Agricultural advocate says building up could save farmland
From OrilliaMatters Mar 13, 2023
Municipal policies that encourage higher-density developments in urban areas are important factors in arresting the continuing loss of farmland in Ontario, according to an agriculture advocacy organization.
At its meeting on March 9, Grey County council received a delegation from Dianne Booker and Joanne Hughes of the Grey County Federation of Agriculture as well as Ontario Federation of Agriculture executive member Paul Vickers.
During the presentation, Vickers encouraged members of county council to think about increasing density in urban areas to address housing needs. Vickers noted that 319 acres of farmland are lost in Ontario every day.
“We need that land. As a farmer, land is what you hang on to. Land is what grows everything,” he said. “That’s why it’s so important we try to use our land as efficiently as possible.”
Vickers encouraged local municipalities to consider policies that encourage developers to “build in and up.”
“I’d love to see five-storey buildings,” he said.
Vickers said farmland is being lost for a variety of reasons including: housing, hydro corridors, industrial parks and even to bigger agricultural buildings on farm properties. He noted that new highway 413 will result in a lot of agricultural land being lost. Vickers, a former member of Meaford council, said it’s up to local leaders to make tough decisions. He acknowledged that taller buildings and more urban density could be unpopular concepts.
“It’s hard to bring density and intensity, people don’t seem to want it, but one-acre lots for single homes is not the answer,” he said. “We have enough land inside our urban areas right now we don’t need to do sprawl out into the greenfields. Just do your best.”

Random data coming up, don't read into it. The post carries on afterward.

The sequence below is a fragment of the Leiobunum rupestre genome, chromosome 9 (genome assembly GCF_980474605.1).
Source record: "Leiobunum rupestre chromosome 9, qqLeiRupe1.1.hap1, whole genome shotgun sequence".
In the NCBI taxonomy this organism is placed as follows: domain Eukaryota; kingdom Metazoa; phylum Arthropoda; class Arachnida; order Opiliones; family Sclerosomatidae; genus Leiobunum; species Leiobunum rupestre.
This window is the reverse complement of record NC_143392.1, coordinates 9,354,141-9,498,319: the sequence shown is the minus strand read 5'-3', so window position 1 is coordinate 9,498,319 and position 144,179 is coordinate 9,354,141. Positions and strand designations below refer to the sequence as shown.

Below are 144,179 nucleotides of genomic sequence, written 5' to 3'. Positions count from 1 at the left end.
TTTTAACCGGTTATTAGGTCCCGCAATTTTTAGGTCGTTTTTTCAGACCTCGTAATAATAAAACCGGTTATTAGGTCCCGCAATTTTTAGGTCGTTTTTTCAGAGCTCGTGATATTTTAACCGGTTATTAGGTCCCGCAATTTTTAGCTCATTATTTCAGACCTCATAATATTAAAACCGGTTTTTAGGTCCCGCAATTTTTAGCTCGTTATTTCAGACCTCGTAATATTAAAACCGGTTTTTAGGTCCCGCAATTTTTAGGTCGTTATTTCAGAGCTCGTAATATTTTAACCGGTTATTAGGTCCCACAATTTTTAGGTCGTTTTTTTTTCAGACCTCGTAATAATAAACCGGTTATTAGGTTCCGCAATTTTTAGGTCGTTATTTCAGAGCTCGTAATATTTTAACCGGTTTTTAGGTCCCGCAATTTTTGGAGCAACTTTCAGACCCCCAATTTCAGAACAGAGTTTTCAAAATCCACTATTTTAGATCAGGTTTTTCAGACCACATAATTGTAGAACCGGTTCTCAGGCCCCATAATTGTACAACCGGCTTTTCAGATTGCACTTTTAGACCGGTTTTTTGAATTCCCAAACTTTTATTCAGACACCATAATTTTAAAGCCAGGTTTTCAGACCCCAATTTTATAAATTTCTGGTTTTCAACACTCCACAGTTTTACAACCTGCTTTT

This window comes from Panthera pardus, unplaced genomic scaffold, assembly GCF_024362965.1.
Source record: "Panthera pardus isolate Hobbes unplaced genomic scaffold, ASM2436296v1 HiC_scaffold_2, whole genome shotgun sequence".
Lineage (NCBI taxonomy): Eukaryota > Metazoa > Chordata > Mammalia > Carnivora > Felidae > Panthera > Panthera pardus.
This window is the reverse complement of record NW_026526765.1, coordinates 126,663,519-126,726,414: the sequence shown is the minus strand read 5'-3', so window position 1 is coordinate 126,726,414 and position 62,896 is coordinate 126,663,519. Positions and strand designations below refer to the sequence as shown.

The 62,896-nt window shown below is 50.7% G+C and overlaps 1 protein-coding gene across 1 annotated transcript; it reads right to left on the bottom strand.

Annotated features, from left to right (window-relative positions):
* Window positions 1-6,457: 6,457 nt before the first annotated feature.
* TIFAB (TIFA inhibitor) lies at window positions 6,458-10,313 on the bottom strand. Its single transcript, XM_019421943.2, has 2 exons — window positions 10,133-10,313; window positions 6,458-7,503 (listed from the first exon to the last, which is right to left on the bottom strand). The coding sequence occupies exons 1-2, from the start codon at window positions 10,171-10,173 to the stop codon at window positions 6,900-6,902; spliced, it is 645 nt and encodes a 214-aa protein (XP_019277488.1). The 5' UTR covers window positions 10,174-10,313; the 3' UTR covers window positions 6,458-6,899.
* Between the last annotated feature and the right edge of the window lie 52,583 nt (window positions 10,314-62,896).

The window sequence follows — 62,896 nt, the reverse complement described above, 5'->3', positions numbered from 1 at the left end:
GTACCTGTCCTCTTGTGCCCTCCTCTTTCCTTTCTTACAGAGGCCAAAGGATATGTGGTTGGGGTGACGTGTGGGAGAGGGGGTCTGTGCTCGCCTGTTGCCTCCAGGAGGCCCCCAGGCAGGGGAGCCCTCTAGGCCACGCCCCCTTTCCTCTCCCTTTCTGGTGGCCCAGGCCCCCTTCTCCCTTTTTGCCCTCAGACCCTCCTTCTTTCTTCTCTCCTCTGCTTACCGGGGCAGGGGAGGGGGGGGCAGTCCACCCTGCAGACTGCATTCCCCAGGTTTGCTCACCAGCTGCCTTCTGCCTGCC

Vickers said slowing the loss of agricultural land from 319 acres a day to 250 acres “would be a win.”
The Blue Mountains Deputy Mayor Peter Bordignon thanked Vickers for making the OFA’s views on density better known. Bordignon said municipal leaders often hear “farmers don’t want that” when considering higher density proposals or policies.
“What you said is very refreshing. It’s nice to see the OFA behind that,” he said.
Bordignon suggested the OFA make those views known at the local level when there are opportunities to comment on higher-density ideas.
Owen Sound Deputy Mayor Scott Greig pointed out that the value of land in high-growth areas made it difficult to protect productive agricultural lands.
“We can’t blame the generational farmer sitting on a gold mine of wealth,” said Greig. “It’s hard to place blame on the farmer for wanting a fair return like anybody else would.”
Vickers acknowledged that was an issue and said that’s why policies to “slow down the sprawl” are important.
“It’s those kinds of decisions that are the hard ones to make,” he said.